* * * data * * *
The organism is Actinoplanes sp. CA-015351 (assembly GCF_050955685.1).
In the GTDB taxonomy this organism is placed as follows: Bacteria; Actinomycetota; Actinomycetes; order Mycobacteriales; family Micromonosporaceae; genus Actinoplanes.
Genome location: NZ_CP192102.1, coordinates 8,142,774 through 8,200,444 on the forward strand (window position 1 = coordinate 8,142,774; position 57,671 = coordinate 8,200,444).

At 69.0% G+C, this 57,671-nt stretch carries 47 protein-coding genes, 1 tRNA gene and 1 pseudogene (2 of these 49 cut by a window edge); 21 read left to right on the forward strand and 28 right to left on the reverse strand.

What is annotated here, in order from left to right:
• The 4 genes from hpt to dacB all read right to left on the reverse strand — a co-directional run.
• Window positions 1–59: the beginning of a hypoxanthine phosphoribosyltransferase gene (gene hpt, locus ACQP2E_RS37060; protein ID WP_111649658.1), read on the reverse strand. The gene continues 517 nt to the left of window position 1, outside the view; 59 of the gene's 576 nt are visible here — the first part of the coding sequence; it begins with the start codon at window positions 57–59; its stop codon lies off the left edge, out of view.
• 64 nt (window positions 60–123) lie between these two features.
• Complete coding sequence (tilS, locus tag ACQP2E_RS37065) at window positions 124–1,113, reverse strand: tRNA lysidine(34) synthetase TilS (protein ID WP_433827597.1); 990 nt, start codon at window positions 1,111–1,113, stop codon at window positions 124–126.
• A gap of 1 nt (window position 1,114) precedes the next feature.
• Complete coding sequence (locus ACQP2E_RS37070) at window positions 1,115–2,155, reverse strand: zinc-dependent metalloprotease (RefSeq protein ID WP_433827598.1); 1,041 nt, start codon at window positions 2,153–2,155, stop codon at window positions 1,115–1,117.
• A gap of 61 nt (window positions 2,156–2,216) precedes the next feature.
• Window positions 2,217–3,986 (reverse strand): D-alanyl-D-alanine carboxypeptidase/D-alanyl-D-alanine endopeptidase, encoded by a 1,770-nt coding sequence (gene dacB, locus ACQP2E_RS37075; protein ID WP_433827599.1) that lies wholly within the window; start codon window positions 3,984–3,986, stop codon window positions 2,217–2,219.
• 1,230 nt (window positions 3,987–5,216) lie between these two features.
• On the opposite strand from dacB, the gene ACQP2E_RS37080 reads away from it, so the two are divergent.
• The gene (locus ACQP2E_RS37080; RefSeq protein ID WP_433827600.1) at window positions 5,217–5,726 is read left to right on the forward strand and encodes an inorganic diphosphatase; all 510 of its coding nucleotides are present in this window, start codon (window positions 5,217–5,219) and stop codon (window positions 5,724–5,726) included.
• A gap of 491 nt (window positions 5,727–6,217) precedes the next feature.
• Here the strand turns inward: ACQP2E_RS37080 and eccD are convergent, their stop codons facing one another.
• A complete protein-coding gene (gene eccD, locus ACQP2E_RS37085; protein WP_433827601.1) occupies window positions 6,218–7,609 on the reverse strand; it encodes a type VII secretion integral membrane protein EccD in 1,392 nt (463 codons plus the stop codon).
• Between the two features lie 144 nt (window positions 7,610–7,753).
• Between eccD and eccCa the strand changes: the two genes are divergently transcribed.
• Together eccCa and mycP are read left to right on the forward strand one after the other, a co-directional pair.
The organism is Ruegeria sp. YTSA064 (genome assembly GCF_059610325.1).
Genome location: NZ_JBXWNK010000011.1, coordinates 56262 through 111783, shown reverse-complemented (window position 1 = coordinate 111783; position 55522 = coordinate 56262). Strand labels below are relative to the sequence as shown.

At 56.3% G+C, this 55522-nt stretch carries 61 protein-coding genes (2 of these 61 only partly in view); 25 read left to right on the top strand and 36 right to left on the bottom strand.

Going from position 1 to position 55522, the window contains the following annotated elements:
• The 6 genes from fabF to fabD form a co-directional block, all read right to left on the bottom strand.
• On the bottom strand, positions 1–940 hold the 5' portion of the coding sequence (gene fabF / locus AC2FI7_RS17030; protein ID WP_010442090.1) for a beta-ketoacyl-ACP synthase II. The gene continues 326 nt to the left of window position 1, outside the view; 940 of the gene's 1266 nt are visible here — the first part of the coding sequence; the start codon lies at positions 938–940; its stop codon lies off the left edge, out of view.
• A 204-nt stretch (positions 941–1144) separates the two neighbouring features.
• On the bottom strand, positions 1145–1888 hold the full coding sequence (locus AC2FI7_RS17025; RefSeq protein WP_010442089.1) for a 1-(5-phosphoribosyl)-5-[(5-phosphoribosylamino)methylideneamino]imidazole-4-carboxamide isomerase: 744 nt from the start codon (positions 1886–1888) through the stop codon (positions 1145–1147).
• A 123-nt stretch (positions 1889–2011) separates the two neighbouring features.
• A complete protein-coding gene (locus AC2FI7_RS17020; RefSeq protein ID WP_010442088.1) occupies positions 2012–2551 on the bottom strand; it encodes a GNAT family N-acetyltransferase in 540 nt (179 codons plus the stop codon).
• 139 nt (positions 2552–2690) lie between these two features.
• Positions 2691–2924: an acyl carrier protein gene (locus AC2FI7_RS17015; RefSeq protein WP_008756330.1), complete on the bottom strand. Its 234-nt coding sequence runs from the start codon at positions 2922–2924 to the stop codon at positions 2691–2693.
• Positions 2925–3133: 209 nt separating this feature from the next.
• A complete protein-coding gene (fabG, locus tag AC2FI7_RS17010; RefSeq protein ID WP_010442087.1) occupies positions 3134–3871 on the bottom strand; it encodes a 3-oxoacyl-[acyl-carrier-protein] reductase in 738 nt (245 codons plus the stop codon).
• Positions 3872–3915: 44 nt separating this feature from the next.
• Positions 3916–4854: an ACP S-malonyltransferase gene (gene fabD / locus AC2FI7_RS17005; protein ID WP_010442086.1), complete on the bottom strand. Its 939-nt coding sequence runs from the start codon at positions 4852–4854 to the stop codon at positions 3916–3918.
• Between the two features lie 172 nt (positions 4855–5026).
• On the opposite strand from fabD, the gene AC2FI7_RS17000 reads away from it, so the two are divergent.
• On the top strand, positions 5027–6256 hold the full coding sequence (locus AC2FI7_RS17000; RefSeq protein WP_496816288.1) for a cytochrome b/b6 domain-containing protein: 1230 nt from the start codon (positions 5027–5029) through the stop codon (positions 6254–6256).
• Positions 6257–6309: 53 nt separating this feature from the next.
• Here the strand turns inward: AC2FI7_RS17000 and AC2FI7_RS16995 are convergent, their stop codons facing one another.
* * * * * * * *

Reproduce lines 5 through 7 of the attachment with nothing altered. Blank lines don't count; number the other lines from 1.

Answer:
What is annotated here, in order from left to right:
• The 4 genes from hpt to dacB all read right to left on the reverse strand — a co-directional run.
• Window positions 1–59: the beginning of a hypoxanthine phosphoribosyltransferase gene (gene hpt, locus ACQP2E_RS37060; protein ID WP_111649658.1), read on the reverse strand. The gene continues 517 nt to the left of window position 1, outside the view; 59 of the gene's 576 nt are visible here — the first part of the coding sequence; it begins with the start codon at window positions 57–59; its stop codon lies off the left edge, out of view.